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Is it possible to dig up a classes name from bytecode which is formed from the class' source code?

The situation is this: I get a classes bytecode remotely from somewhere, it doesn't matter where it comes from. To effectively load that class with a classloader i would need to have the class name as well... right?

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Well, guess what the JVM itself is doing? Correct, it interprets the bytecode and gets the class name from it :) Without giving a little bit more detail on what, how and (mainly) why you are trying to do this giving an answer is difficult – sfussenegger Oct 30 '09 at 13:01
Yeah, yeah, noted... I would like to get the name of the class at runtime so i can dynamically load the class with a classloader, since you need to specify the name and classpath of the class you're loading. – JHollanti Oct 30 '09 at 13:10
up vote 8 down vote accepted

If you just need the class name, it's probably easier to parse the beginning of the class file yourself instead of adding a 3rd party library for class code manipulation just for this purpose. You just need the classes and strings from the constant pool, skip the access flags and then replace / with . in the class name. If you have a byte array, you can call this method with new ByteArrayInputStream(byteArray):

public static String getClassName(InputStream is) throws Exception {
    DataInputStream dis = new DataInputStream(is);
    dis.readLong(); // skip header and class version
    int cpcnt = (dis.readShort()&0xffff)-1;
    int[] classes = new int[cpcnt];
    String[] strings = new String[cpcnt];
    for(int i=0; i<cpcnt; i++) {
        int t =;
        if(t==7) classes[i] = dis.readShort()&0xffff;
        else if(t==1) strings[i] = dis.readUTF();
        else if(t==5 || t==6) { dis.readLong(); i++; }
        else if(t==8) dis.readShort();
        else dis.readInt();
    dis.readShort(); // skip access flags
    return strings[classes[(dis.readShort()&0xffff)-1]-1].replace('/', '.');
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Neat. I hadn't looked at the details, but that's more succinct than I had expected. – McDowell Oct 30 '09 at 15:42
Yes, it's not particulary difficult. I sometimes wonder why people suggest to use 3rd party libraries (like in this case ASM) to solve rather simple problems, when the wrapup required the use the 3rd party library itself is almost more code than what it would require to solve the problem using a little brain and the standard Java API. Can't programmers program anymore and are they just able to copy, paste and glue libraries together to produce an almost-working, bloated result? – jarnbjo Oct 30 '09 at 16:50
Great, thanks! Sounds like a solid solution. I won't have a chance to try it out immediately, but i trust this works. "Can't programmers program anymore and are they just..." To a large extent, yes ;) Many of todays "coders" are not so much coders as they are integrators of libraries. Plus (especially with this task) to produce an error free solution would require a lot of work and study as i'm not at all familiar with Java bytecode. But thanks! – JHollanti Nov 1 '09 at 12:29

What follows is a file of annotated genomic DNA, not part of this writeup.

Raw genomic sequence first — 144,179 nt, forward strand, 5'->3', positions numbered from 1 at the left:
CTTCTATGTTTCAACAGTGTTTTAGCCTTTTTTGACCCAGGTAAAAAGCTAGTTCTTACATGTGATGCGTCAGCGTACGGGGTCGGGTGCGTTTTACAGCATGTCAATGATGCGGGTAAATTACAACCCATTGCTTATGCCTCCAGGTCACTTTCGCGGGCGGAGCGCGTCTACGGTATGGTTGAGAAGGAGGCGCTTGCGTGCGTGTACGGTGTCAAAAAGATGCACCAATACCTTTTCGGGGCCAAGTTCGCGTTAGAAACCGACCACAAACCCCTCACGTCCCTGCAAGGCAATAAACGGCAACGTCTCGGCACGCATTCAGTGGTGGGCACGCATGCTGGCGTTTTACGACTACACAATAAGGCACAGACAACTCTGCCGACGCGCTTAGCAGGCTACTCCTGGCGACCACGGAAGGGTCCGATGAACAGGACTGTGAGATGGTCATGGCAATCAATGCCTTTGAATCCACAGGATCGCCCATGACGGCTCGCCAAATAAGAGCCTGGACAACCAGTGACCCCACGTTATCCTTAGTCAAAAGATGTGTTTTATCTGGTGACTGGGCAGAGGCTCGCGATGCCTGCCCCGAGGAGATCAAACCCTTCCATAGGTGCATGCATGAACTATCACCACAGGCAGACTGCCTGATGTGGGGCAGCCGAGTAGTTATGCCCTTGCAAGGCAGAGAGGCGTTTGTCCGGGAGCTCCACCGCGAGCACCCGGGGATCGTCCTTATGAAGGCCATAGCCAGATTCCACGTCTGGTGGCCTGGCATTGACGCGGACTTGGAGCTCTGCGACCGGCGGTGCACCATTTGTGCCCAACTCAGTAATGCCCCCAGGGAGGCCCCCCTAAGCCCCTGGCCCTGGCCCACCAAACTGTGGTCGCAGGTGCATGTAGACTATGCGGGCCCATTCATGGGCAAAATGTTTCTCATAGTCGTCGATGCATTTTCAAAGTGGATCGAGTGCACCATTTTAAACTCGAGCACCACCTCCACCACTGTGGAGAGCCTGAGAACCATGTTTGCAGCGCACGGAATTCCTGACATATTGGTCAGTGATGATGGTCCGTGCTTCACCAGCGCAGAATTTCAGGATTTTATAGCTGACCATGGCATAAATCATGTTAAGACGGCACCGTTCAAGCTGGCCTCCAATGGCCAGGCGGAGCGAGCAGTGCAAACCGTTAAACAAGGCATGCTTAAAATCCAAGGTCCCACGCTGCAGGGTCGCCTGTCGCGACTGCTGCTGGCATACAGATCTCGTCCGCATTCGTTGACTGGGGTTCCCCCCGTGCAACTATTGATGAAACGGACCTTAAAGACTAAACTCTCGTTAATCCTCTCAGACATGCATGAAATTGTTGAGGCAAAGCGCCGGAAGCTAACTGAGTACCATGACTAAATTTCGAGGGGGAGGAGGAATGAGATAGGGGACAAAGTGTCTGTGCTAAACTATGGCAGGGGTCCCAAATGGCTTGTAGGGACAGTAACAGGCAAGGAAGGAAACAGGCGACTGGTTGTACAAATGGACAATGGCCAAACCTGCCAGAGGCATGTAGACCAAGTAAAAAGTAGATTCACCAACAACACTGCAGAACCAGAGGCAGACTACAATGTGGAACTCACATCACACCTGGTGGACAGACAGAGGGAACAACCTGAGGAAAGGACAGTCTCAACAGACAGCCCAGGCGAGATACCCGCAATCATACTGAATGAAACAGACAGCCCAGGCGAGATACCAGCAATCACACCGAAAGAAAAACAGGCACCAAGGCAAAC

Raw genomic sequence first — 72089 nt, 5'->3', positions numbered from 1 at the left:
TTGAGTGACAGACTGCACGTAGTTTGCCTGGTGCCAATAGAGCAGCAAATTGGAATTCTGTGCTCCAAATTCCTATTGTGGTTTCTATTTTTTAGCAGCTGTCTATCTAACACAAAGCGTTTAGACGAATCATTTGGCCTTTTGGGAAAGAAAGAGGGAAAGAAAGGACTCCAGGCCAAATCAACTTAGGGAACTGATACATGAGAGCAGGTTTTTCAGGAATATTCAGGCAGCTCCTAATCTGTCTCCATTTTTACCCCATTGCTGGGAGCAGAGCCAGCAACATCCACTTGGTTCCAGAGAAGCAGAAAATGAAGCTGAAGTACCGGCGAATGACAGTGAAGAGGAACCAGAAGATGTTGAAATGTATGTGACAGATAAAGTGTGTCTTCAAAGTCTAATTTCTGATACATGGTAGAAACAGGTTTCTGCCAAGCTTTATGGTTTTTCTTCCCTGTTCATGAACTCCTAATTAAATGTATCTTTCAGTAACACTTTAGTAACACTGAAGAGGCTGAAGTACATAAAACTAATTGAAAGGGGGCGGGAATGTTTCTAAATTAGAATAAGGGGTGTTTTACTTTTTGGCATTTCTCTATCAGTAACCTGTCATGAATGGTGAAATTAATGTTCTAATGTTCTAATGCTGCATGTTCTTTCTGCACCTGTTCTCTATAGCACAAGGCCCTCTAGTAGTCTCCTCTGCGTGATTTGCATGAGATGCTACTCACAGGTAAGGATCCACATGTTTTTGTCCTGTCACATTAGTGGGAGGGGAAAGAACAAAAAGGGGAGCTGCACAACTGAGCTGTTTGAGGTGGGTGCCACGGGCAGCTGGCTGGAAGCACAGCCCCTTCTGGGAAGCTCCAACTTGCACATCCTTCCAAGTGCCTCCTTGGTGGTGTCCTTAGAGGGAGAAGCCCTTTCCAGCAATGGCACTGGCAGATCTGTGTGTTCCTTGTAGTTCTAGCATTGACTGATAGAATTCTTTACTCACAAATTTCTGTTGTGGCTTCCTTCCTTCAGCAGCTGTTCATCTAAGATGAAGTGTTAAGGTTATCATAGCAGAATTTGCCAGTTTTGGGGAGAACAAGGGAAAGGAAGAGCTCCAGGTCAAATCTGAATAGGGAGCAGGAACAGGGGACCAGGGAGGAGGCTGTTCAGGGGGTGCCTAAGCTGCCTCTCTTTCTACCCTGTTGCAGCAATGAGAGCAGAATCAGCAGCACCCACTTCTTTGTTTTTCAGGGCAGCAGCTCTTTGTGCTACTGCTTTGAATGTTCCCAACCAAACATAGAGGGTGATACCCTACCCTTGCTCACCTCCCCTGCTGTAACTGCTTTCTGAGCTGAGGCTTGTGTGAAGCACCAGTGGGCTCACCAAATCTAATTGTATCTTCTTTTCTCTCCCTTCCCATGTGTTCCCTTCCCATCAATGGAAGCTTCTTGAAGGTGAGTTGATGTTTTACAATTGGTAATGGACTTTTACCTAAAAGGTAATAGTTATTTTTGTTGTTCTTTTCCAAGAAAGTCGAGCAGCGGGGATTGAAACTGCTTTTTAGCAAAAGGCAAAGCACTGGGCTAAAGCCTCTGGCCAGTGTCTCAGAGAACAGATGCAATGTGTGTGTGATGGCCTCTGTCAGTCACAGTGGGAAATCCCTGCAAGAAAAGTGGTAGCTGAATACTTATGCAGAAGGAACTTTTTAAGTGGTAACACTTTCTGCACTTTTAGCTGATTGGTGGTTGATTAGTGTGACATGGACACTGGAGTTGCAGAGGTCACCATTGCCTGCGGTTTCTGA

The easiest way is probably using something like ASM:

import org.objectweb.asm.ClassReader;
import org.objectweb.asm.commons.EmptyVisitor;

public class PrintClassName {
  public static void main(String[] args) throws IOException {
    class ClassNamePrinter extends EmptyVisitor {
      public void visit(int version, int access, String name, String signature,
          String superName, String[] interfaces) {
        System.out.println("Class name: " + name);

    InputStream binary = new FileInputStream(args[0]);
    try {
      ClassReader reader = new ClassReader(binary);
      reader.accept(new ClassNamePrinter(), 0);
    } finally {

If you can't use a 3rd party library, you could read the class file format yourself.

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You should be able to use javap to disassemble the byte code, if that just happens once in a while.

For doing it at runtime: use a byte-code manipulation library like Apache's BCEL ( to analyse the byte code.

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Is there no built-in functionality for this? – JHollanti Oct 30 '09 at 13:11
@JHollanti - what you want is backwards from the way things are usually done - you start with a name (often from a descriptor file) and then use path conventions to load the class bytes. There is no standard way to load and run multiple arbitrary classes (which one would be the entry point? etc.) – McDowell Oct 30 '09 at 13:30

I think you can use the ClassLoader.defineClass method, in a subclass of ClassLoader, to get the Class object for a given bytecode. (not tested)

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Just for completeness, in cases where the use of ASM5 library is acceptable, the following call could be used to obtain the class name from its byte representation.

public String readClassName(final byte[] typeAsByte) {
    return new ClassReader(typeAsByte).getClassName().replace("/", ".");
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